Has it made a difference or helped you achieve what you'd set out to, with this film? 

Dr. Martin Luther King summed it up beautifully when he said injustice anywhere in the world is a threat to justice everywhereThe Widow Colony is an important educational tool because human suffering is universal. Creating that dialogue and awareness in the mainstream has helped people better understand what really happened in 1984. This film unveils how a State-sponsored massacre by the world’s largest democracy was portrayed as a 'religious riot.' It’s the misleading notions and propaganda that have lead to a lot of hatred and brutal violence in the world. Lack of education has made it easier for one community to provoke another to kill. Therefore it becomes crucial for people around the world to not only embrace each other’s differences, but to know their history and this film becomes a tool to create that dialogue. The film has been successful in making viewers aware of the current situation of the survivors. Many individuals and organizations have made the effort to go visit the colony (Tilak Vihar) after watching the documentary.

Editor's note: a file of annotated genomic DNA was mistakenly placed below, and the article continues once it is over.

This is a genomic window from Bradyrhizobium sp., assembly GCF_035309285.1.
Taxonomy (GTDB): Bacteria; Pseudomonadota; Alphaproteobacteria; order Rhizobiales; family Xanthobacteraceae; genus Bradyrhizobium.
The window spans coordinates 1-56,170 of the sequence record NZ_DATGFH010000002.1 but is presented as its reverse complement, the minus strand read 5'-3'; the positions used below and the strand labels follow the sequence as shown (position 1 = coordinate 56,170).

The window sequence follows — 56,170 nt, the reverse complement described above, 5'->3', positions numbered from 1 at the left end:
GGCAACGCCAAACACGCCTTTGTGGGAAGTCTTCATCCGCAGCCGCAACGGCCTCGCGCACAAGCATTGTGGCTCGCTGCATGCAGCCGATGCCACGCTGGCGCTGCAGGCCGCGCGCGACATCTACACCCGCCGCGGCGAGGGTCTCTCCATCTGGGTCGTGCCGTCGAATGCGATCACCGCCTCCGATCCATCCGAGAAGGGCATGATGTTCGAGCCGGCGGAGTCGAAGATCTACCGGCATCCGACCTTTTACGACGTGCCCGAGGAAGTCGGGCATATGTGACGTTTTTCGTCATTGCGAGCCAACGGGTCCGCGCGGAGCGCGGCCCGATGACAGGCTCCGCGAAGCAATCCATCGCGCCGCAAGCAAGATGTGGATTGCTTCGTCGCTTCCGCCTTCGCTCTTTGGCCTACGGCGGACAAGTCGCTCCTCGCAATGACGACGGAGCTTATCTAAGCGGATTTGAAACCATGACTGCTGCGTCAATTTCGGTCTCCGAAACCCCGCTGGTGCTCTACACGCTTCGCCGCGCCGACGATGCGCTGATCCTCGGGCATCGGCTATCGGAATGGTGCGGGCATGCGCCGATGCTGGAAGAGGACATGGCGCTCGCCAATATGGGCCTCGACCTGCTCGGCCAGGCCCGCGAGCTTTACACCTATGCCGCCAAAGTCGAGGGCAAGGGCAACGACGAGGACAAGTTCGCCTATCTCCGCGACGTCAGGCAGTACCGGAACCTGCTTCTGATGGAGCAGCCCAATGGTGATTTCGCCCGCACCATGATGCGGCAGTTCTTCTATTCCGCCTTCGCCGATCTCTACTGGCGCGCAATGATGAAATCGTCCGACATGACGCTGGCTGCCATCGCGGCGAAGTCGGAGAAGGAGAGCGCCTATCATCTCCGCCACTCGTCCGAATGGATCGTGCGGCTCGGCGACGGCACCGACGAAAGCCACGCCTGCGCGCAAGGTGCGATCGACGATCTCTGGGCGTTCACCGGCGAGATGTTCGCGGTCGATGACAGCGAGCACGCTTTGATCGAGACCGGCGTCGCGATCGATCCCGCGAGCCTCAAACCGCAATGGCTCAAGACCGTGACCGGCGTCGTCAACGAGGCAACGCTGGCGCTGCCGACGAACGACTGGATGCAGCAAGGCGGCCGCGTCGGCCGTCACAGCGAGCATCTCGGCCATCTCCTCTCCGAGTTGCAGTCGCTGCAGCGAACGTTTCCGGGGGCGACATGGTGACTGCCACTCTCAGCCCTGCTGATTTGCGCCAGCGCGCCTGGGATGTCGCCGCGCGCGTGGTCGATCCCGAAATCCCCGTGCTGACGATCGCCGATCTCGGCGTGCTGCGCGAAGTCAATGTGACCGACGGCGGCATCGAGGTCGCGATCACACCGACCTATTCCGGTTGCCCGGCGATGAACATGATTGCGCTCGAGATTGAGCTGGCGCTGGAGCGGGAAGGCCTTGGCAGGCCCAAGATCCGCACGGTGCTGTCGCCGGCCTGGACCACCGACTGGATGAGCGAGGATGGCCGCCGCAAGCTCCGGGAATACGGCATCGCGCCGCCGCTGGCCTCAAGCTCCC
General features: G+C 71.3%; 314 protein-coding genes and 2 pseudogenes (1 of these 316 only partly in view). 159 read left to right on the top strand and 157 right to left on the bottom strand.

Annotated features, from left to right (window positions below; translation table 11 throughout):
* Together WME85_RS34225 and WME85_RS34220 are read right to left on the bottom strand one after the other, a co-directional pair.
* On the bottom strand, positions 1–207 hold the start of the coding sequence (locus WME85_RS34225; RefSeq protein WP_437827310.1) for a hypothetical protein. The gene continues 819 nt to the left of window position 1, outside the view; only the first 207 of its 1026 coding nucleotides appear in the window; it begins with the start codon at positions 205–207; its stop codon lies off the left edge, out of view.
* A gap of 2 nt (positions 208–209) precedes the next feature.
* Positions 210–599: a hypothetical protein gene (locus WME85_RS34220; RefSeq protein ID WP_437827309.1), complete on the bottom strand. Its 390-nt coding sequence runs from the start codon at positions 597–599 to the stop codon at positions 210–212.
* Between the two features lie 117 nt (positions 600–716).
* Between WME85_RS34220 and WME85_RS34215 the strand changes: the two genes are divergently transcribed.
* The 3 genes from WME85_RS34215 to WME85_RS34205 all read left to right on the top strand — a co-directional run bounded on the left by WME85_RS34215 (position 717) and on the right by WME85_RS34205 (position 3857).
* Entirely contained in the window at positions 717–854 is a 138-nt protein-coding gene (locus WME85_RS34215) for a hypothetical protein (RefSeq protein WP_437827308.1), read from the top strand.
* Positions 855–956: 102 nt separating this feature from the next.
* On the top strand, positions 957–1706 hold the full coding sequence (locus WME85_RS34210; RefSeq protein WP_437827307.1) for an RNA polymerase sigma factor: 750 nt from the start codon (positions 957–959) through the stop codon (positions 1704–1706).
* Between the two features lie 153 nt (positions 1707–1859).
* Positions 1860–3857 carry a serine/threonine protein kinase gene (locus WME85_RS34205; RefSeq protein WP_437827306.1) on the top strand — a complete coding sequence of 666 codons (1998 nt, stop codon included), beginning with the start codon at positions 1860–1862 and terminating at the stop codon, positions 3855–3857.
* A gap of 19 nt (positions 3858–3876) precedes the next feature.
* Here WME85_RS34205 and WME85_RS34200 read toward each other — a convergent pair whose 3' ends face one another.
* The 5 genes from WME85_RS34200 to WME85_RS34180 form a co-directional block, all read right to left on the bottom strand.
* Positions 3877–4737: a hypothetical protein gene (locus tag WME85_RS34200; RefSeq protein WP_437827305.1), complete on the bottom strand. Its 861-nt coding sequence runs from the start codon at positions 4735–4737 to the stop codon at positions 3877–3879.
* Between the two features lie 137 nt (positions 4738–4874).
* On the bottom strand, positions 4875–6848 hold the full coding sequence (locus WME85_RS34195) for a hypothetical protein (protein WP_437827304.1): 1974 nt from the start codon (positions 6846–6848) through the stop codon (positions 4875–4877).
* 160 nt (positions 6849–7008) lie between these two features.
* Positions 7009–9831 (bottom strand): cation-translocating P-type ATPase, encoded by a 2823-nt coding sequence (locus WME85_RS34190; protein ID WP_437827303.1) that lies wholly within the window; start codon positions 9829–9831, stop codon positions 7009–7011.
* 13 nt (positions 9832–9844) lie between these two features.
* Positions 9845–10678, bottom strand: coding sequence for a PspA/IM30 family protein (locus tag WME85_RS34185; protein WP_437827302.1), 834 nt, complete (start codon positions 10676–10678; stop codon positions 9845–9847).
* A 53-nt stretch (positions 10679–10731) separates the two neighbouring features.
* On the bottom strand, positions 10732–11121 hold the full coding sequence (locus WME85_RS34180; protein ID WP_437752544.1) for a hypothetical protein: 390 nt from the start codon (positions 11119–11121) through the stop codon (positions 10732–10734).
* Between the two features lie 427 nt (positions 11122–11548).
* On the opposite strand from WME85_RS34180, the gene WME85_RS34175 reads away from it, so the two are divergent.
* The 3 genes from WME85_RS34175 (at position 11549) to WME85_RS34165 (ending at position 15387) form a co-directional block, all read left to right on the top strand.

It's obviously a controversial subject. Did you have any apprehensions while filming it? 

It really does take a lot of strength to go out and make a film like this and I honestly don’t know how it all came together because the whole experience has been surreal. From the point that I decided to make this film, I got tremendous amount of strength and inspiration from these widows. When I read their testimonies it drove me to pick up my camera and when I met these women and heard their stories it gave me a reason bigger than what my life was worth, to bring this film out to the world. I became fearless. I also felt that the media was not doing justice to the issue. I knew that a documentary about the survivors, their stories needed to come out. This would do justice to the issue and for the first time give the survivors an opportunity to share their stories with the world.

The documentary must have been an emotional journey for you. Tell us about the experience. Did you face any hurdles while filming it?